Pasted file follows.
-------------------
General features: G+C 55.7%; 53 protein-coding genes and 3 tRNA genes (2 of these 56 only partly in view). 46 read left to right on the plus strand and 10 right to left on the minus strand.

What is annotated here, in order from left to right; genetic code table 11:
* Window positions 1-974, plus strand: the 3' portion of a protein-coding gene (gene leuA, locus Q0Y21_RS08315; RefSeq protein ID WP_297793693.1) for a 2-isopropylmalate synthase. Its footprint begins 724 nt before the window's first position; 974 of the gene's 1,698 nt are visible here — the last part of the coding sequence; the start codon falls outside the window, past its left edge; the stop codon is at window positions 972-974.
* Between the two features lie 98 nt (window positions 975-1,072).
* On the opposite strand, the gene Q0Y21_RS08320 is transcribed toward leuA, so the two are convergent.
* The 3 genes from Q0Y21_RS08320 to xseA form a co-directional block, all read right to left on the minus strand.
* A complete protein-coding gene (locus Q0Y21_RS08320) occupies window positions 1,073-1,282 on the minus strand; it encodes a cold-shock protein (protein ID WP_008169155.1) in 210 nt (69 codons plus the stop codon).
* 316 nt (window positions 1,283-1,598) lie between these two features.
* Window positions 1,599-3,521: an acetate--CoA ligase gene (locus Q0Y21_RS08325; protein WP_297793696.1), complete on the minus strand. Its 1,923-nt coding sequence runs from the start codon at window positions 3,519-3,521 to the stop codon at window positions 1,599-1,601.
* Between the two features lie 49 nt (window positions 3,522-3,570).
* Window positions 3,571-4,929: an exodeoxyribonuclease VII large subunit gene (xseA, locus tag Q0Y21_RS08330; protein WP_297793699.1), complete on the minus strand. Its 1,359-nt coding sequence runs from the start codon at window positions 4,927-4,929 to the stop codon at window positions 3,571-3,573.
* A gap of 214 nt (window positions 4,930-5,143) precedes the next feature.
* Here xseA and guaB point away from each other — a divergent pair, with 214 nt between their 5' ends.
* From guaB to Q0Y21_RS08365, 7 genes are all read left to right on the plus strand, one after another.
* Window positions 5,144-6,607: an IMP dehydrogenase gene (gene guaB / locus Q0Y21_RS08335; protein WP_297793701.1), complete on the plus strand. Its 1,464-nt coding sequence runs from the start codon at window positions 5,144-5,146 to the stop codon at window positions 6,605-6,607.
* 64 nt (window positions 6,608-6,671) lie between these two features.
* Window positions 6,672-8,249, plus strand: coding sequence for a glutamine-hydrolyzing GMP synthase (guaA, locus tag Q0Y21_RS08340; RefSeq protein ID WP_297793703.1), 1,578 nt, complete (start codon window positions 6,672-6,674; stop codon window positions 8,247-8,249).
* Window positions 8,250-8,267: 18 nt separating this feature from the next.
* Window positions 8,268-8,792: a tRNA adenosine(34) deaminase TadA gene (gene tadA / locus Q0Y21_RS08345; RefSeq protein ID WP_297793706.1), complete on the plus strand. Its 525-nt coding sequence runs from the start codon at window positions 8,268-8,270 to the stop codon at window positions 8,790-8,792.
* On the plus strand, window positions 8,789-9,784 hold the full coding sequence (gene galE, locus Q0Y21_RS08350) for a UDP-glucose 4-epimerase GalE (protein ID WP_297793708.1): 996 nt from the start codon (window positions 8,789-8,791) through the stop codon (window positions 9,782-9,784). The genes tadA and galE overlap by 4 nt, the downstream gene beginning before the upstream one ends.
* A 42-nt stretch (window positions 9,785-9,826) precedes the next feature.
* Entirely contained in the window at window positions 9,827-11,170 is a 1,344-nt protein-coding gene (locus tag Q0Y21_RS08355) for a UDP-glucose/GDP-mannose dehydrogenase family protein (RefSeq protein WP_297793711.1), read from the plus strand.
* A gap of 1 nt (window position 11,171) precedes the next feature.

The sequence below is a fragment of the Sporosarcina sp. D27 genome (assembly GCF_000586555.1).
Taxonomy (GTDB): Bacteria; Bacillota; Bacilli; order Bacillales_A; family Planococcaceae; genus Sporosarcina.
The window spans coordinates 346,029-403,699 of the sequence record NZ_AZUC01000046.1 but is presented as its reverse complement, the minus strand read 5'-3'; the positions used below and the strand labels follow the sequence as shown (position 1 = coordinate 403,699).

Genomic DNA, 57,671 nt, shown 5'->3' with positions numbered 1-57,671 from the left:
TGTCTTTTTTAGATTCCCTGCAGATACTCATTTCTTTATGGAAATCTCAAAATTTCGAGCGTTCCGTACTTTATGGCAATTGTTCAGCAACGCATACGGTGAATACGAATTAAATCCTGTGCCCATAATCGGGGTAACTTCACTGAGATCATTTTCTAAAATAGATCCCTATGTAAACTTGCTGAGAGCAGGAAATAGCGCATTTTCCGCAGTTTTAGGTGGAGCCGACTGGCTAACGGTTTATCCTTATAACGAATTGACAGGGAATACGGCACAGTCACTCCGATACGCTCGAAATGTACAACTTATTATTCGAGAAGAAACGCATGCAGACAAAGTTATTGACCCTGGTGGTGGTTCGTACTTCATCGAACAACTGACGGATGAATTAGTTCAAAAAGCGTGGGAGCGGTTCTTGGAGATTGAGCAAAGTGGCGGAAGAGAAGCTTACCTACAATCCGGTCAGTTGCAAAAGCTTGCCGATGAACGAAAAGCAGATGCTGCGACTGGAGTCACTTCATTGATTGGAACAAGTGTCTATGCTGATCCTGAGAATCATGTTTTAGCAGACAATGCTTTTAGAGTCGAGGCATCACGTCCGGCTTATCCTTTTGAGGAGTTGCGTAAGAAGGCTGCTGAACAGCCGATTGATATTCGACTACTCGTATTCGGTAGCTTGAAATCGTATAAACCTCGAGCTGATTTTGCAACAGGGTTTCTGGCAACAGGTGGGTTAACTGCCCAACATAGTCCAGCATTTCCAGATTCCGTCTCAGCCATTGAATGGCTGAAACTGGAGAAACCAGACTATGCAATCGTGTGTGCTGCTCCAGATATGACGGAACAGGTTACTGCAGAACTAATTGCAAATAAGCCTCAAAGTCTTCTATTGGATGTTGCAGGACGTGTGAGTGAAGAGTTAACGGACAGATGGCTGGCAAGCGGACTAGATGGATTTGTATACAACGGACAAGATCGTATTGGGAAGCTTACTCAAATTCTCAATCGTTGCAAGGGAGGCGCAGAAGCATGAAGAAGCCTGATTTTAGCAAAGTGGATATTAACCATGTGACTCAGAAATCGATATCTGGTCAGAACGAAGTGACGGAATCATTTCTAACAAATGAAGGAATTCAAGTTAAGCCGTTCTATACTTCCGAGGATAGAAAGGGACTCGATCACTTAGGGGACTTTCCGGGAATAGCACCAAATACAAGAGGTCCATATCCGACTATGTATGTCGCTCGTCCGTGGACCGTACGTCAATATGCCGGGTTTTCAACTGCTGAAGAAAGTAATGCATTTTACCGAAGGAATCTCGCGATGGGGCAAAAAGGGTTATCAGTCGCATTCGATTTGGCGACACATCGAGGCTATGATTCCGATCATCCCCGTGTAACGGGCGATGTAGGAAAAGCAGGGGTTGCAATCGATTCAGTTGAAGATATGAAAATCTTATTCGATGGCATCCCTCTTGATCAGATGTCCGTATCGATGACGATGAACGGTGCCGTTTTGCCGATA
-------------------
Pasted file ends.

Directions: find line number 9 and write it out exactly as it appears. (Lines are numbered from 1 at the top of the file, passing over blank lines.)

* Window positions 1,599-3,521: an acetate--CoA ligase gene (locus Q0Y21_RS08325; protein WP_297793696.1), complete on the minus strand. Its 1,923-nt coding sequence runs from the start codon at window positions 3,519-3,521 to the stop codon at window positions 1,599-1,601.